“Nitrogen deficiency symptoms often become more apparent at later vegetative or reproductive growth stages.”

In those later stages, signs of nitrogen deficiency include the “firing” of leaves, when they first turn a pale greenish yellow, which spreads into dry, brown tips and edges. Deficient corn plants can also have more spindly stalks.

If you find nitrogen deficiency after you’ve made your planned applications, you can go back and apply more nitrogen. This obviously becomes more difficult as the plants mature and the canopy starts to close. It really depends on the type of equipment you or your applicator are working with and whether you want to make another field pass.

Moechnig says, however, once you see the signs of nitrogen deficiency, it’s likely too late to completely save the yield. “It is best to avoid deficiency that causes negative growth responses, as there can be some yield loss even if additional fertilizer is added to correct the problem,” he says.

Avoiding Nitrogen Deficiency

So, if you do discover nitrogen deficiency this summer, the best thing to do is to plan to avoid the problem next year.

Moechnig advises soil testing before future applications and keeping good records of those tests every season. He says, “Some helpful information may include soil tests to quantify carryover nitrogen from the previous year or nitrogen remaining from spring applications prior to a sidedress application.” You can use that information to dial in the right amount of nitrogen you need to apply.

Moechnig says it’s also important to make sure you consider other factors like soil type, historical weather patterns and the forecast to account for possible nitrogen losses during the season. He also advises working with your retailer to ensure appropriate application practices like applying at the right time and incorporating nitrogen when appropriate.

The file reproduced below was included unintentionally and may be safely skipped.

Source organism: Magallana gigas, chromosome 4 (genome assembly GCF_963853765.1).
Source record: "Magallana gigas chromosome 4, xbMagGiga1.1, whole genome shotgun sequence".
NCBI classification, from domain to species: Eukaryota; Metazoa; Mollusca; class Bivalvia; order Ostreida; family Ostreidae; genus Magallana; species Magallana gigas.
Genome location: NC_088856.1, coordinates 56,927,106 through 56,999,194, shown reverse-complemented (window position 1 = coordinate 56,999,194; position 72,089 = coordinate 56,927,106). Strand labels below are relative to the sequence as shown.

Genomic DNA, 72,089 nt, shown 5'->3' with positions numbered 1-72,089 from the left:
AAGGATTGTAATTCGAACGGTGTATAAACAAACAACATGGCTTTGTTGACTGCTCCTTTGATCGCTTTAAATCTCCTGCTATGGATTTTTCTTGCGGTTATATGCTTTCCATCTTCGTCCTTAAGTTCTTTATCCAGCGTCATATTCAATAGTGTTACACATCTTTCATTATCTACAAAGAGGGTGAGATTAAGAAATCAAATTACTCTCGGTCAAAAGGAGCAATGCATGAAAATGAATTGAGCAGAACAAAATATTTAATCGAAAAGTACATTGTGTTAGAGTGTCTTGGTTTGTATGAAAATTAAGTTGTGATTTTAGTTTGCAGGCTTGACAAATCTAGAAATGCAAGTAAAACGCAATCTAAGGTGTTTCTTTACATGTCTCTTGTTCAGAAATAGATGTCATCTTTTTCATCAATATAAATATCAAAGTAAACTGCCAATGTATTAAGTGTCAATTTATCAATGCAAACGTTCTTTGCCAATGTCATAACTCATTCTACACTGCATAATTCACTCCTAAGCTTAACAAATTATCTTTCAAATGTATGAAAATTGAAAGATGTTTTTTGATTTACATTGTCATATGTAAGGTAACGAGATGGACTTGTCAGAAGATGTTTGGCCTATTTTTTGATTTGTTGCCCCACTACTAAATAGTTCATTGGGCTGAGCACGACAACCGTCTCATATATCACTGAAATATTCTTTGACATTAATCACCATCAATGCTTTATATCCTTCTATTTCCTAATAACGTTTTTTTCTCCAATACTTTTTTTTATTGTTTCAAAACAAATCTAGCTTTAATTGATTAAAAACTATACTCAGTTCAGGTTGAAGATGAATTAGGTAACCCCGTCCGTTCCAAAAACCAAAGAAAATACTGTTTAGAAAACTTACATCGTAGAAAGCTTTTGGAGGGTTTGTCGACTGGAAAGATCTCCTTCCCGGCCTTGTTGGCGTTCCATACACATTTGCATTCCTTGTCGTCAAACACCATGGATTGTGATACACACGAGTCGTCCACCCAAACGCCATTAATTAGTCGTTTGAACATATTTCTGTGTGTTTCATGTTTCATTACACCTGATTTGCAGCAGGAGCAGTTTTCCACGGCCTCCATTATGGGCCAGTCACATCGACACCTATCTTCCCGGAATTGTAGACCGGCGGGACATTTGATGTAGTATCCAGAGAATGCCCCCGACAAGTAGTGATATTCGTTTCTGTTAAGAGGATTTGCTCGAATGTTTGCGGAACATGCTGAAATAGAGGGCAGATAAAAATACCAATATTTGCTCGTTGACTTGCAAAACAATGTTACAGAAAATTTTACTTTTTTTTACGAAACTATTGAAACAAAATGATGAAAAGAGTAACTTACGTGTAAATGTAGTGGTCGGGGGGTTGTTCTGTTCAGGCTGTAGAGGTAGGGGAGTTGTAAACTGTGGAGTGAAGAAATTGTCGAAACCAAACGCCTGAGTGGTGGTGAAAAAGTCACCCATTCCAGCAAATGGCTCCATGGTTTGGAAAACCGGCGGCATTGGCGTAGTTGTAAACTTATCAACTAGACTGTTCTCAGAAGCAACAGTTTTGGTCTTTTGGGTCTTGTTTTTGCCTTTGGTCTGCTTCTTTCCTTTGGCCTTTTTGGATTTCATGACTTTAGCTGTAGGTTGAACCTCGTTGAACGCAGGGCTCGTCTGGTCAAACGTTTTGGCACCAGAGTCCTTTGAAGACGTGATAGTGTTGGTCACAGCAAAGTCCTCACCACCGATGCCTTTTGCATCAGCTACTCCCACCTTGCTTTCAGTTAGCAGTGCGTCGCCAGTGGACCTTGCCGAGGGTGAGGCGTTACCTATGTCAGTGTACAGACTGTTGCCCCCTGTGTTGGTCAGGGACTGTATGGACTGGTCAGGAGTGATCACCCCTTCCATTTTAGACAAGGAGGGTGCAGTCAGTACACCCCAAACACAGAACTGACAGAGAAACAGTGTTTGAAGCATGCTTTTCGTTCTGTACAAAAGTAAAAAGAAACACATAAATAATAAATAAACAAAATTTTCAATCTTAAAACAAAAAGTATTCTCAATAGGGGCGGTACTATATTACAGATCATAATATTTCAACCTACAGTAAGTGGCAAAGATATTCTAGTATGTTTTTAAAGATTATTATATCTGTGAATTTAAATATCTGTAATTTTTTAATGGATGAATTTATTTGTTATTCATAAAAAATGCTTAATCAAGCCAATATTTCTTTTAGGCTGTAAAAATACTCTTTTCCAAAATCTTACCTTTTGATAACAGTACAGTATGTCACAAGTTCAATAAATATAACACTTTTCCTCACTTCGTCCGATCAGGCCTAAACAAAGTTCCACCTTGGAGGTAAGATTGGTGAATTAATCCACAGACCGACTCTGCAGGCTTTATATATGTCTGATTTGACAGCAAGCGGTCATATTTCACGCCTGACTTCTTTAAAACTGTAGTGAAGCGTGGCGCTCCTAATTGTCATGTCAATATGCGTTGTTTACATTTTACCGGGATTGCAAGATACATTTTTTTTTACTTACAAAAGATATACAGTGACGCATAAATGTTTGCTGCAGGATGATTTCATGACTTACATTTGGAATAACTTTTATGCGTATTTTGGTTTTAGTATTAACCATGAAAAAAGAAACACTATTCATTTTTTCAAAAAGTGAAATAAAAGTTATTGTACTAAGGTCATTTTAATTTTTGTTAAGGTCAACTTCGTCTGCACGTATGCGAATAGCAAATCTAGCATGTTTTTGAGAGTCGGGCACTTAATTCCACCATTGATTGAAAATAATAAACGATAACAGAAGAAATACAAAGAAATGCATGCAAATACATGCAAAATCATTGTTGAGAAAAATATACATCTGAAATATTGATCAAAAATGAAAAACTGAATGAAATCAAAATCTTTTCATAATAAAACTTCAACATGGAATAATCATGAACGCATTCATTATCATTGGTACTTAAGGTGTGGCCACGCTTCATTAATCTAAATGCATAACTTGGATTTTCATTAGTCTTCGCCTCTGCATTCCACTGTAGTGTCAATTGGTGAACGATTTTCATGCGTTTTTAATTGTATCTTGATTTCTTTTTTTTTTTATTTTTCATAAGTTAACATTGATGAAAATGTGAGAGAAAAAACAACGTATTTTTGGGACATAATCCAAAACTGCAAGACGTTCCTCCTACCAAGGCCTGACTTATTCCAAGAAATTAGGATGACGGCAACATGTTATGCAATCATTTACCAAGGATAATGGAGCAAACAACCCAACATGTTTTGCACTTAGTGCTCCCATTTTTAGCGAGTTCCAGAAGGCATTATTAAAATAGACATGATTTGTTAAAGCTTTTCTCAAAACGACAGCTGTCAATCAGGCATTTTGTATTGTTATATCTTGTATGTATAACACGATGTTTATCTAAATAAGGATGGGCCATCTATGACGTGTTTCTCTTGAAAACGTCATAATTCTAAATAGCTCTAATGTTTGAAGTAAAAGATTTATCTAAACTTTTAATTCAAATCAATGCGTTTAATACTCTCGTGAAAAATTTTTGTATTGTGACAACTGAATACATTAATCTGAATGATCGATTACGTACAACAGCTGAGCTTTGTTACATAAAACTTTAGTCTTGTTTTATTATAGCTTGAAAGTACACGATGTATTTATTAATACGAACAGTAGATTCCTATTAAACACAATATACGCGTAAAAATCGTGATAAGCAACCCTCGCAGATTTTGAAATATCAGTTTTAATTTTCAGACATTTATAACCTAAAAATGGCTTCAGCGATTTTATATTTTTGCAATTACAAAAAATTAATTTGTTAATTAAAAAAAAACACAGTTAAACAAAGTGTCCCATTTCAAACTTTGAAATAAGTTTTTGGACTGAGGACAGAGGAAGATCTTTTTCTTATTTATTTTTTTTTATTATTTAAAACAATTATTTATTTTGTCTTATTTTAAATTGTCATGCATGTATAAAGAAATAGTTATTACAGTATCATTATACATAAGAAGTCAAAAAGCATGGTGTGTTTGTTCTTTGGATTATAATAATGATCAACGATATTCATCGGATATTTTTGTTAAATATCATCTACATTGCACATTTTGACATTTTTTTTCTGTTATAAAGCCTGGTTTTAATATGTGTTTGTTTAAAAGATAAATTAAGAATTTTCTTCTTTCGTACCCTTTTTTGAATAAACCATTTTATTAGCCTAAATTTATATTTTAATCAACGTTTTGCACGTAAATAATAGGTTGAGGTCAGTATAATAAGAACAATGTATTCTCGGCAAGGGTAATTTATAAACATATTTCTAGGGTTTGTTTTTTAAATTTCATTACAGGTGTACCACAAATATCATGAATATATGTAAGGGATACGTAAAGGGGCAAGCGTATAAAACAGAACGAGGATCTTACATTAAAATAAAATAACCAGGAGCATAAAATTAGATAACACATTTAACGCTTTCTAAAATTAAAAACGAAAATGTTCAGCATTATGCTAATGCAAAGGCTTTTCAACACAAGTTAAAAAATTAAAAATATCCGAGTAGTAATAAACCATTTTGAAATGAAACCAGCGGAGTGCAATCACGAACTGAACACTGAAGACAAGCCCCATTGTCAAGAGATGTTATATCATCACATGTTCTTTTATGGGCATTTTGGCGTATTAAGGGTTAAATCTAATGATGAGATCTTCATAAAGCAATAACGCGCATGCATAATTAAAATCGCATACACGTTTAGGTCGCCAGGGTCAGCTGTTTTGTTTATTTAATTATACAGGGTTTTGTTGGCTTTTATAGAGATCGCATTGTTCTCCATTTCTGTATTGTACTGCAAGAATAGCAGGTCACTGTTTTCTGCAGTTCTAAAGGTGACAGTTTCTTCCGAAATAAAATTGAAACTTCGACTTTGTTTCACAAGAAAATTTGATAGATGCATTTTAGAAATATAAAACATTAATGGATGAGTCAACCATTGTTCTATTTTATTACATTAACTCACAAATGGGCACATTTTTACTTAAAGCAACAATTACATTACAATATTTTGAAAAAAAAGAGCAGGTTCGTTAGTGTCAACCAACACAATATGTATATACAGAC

Finally, Moechnig says, it is imperative to stabilize your nitrogen applications with N-Serve® nitrogen stabilizer or Instinct NXTGEN® nitrogen stabilizer. “Even with proper planning, unexpected adverse environmental conditions can cause excessive N loss and reductions in crop yield,” he says. “Stabilizers can help reduce some of this variation to increase the crop yield response to nitrogen applications.”

Nitrogen is one of your most expensive inputs, and with fertilizer prices rising, it’s a very good idea to protect that investment.

So, watch for nitrogen deficiency in your corn this summer and, if you find it, work with your retailer to help make sure you don’t have to deal with it again next year.

Instinct NXTGEN® is not registered for sale or use in all states. Contact your state pesticide regulatory agency to determine if a product is registered for sale or use in your state. Do not fall-apply anhydrous ammonia south of Highway 16 in the state of Illinois. Always read and follow label directions.